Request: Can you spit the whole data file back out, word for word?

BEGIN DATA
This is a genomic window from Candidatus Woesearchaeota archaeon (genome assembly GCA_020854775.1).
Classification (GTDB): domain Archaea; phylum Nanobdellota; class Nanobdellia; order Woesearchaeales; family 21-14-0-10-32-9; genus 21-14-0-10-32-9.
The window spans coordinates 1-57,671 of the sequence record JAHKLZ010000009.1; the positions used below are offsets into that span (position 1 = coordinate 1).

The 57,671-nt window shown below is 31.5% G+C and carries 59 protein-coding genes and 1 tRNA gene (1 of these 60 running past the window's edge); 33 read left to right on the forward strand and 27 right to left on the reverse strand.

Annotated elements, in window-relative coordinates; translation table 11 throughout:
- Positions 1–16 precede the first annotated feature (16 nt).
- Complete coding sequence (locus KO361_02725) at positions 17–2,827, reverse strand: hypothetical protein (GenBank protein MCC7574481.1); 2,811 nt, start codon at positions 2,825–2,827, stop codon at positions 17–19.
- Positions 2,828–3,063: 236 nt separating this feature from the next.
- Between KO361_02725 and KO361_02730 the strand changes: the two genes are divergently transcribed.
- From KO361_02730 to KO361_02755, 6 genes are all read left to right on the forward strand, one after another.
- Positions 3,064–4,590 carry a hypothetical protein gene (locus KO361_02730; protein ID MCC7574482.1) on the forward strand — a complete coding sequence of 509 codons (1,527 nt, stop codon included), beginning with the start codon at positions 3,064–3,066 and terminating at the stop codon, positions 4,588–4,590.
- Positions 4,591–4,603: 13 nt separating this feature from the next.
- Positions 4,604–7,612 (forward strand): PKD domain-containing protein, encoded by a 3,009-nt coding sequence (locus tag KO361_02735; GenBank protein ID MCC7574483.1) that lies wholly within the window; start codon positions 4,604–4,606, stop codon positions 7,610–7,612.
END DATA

This is a genomic window from Candidatus Woesearchaeota archaeon (genome assembly GCA_020854775.1).
Classification (GTDB): domain Archaea; phylum Nanobdellota; class Nanobdellia; order Woesearchaeales; family 21-14-0-10-32-9; genus 21-14-0-10-32-9.
The window spans coordinates 1-57,671 of the sequence record JAHKLZ010000009.1; the positions used below are offsets into that span (position 1 = coordinate 1).

The 57,671-nt window shown below is 31.5% G+C and carries 59 protein-coding genes and 1 tRNA gene (1 of these 60 running past the window's edge); 33 read left to right on the forward strand and 27 right to left on the reverse strand.

Annotated elements, in window-relative coordinates; translation table 11 throughout:
- Positions 1–16 precede the first annotated feature (16 nt).
- Complete coding sequence (locus KO361_02725) at positions 17–2,827, reverse strand: hypothetical protein (GenBank protein MCC7574481.1); 2,811 nt, start codon at positions 2,825–2,827, stop codon at positions 17–19.
- Positions 2,828–3,063: 236 nt separating this feature from the next.
- Between KO361_02725 and KO361_02730 the strand changes: the two genes are divergently transcribed.
- From KO361_02730 to KO361_02755, 6 genes are all read left to right on the forward strand, one after another.
- Positions 3,064–4,590 carry a hypothetical protein gene (locus KO361_02730; protein ID MCC7574482.1) on the forward strand — a complete coding sequence of 509 codons (1,527 nt, stop codon included), beginning with the start codon at positions 3,064–3,066 and terminating at the stop codon, positions 4,588–4,590.
- Positions 4,591–4,603: 13 nt separating this feature from the next.
- Positions 4,604–7,612 (forward strand): PKD domain-containing protein, encoded by a 3,009-nt coding sequence (locus tag KO361_02735; GenBank protein ID MCC7574483.1) that lies wholly within the window; start codon positions 4,604–4,606, stop codon positions 7,610–7,612.